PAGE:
Alumni Spotlight: Mark Banash

Mark A. Banash—Making the Possible Profitable

By Chip Cassano |   November 2010

Mark Banash , Alumnus

Every day, it seems, the worlds of science and science fiction draw closer together. But for every innovation that makes its way into our daily lives, a dozen others vanish into the daunting divide between the research laboratory and the assembly line, between the realm of the possible and the realm of the profitable. Enter Mark A. Banash.

With a PhD in physical chemistry from Princeton University and an MBA from UMUC, Mark knows both sides of that divide. And, as vice president of engineering for Nanocomp Technologies, Inc., his job now is to help bridge that divide for a company that’s poised to move to the forefront of one of the 21st century’s most exciting industries.

Currently, Nanocomp can make a carbon nanotube that’s about one millimeter long, or roughly as long as a dime is thick. So what, you ask? Well, to start, that’s about 1,000 times longer than other manufacturers can produce.

"We just issued a press release announcing that we can produce a three-by-six-foot sheet of material that’s made out of pure carbon nanotube," said Mark. "No one else in the world can do that. As you might imagine, we already have some very interested companies in the aerospace industry, but that’s just the beginning."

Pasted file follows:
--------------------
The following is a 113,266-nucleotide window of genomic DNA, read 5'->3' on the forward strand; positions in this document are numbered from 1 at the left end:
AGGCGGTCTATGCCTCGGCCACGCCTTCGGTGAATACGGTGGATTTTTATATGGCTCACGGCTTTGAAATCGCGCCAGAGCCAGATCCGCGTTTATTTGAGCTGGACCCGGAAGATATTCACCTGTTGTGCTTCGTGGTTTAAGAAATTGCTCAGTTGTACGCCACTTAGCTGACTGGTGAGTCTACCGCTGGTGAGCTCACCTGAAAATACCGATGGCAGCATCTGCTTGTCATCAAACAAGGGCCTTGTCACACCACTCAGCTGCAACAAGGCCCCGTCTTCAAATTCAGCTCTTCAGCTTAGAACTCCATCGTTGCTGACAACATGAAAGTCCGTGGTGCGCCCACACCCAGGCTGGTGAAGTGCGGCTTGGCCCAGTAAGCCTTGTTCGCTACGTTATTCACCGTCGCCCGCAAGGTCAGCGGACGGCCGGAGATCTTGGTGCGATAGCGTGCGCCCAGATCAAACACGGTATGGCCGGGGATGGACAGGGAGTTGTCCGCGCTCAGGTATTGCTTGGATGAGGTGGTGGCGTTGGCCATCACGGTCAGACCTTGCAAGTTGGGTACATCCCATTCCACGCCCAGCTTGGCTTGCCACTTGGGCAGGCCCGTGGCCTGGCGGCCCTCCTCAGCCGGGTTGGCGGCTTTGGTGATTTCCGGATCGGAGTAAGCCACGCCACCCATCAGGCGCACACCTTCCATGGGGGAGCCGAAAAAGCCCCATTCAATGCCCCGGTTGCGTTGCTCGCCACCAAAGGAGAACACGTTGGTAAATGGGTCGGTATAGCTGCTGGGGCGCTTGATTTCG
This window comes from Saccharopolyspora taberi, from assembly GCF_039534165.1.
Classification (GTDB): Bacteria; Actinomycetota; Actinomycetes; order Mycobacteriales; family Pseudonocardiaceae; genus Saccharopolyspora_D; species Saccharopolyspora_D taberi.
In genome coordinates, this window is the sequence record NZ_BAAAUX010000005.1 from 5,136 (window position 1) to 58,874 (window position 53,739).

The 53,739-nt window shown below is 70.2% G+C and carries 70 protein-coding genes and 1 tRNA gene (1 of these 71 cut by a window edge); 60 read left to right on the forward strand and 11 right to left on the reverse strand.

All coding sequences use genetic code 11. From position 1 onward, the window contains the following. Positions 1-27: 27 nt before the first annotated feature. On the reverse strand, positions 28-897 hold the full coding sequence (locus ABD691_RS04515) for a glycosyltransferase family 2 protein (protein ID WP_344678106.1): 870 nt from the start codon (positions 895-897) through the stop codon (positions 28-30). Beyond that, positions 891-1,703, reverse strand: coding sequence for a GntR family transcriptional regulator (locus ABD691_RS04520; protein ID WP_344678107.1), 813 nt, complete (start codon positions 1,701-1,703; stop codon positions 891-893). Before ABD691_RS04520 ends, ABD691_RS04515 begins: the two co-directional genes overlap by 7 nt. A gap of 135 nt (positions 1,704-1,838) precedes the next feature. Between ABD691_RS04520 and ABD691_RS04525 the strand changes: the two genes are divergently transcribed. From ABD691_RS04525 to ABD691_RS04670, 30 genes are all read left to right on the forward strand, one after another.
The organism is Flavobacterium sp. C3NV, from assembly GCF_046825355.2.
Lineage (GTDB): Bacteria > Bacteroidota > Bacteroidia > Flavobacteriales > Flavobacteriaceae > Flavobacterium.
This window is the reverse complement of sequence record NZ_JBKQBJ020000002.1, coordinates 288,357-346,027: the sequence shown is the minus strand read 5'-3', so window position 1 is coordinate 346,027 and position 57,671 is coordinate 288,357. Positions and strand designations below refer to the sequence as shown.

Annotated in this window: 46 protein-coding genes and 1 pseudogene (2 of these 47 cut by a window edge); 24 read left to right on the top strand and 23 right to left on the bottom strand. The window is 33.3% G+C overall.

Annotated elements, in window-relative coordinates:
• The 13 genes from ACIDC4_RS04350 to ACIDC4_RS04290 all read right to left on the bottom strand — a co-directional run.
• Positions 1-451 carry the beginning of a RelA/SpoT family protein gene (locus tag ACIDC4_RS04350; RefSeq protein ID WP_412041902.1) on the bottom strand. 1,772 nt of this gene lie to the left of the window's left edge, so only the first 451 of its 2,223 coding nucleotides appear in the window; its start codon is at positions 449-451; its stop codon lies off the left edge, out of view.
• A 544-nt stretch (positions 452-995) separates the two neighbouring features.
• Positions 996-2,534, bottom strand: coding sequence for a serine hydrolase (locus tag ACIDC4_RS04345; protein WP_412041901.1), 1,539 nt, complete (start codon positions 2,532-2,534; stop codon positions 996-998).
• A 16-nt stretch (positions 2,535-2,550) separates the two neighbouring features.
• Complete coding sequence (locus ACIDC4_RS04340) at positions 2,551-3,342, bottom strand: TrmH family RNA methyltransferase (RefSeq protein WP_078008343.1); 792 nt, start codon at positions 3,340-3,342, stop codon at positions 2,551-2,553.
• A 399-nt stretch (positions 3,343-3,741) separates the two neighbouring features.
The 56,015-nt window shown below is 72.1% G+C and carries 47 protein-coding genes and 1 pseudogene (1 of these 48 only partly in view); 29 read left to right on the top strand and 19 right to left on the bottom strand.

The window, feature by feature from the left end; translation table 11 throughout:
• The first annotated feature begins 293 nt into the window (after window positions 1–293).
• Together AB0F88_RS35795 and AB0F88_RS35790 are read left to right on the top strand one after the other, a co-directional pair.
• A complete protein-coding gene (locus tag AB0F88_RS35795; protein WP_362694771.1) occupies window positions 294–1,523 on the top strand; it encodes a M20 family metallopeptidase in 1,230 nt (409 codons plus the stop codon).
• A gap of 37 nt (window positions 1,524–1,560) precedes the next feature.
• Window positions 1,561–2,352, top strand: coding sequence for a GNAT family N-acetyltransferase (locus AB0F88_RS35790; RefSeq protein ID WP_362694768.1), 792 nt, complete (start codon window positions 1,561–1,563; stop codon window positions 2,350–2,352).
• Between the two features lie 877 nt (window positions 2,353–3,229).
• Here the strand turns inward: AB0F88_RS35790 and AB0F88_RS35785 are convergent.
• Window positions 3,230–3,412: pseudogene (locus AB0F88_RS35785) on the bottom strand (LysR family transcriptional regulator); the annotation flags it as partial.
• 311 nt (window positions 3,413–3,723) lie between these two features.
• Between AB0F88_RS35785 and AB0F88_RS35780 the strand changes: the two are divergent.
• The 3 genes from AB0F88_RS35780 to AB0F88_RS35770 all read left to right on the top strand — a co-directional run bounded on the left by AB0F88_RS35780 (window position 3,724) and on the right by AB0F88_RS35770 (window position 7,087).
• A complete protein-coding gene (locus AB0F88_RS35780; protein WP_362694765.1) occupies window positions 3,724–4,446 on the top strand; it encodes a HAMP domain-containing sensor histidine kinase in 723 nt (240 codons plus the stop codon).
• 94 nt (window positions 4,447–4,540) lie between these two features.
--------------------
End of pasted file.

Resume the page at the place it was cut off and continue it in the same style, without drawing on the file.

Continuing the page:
As it happens, much of that work is going to end up on Mark’s plate, because Nanocomp isn’t a big factory—yet. "That’s why Nanocomp hired me," said Mark. "They said, 'We’ve got expansion plans over the next five years.'"

As director of production and quality of nanomaterials for Zyvex Corp., one of the world’s first nanotechnology companies, Mark managed the company’s manufacturing operations, including the design and construction of its pilot plants. As a senior scientist at Millennium Chemicals, he worked on product development and manufacturing, helping to incorporate the company’s pigment products into different polymer matrices. And, for the past several years, he has served as an adjunct professor in UMUC’s MBA program, teaching AMBA 604 Technology and Operations Management.

“I’ll admit that one of the reasons I agreed to teach AMBA 604 was because I wanted to absolutely learn it," said Mark, "and there’s no better way to do that than to teach it to someone else."

This story has been edited for the Web. The complete article can be read in the latest edition of Achiever, UMUC's alumni magazine.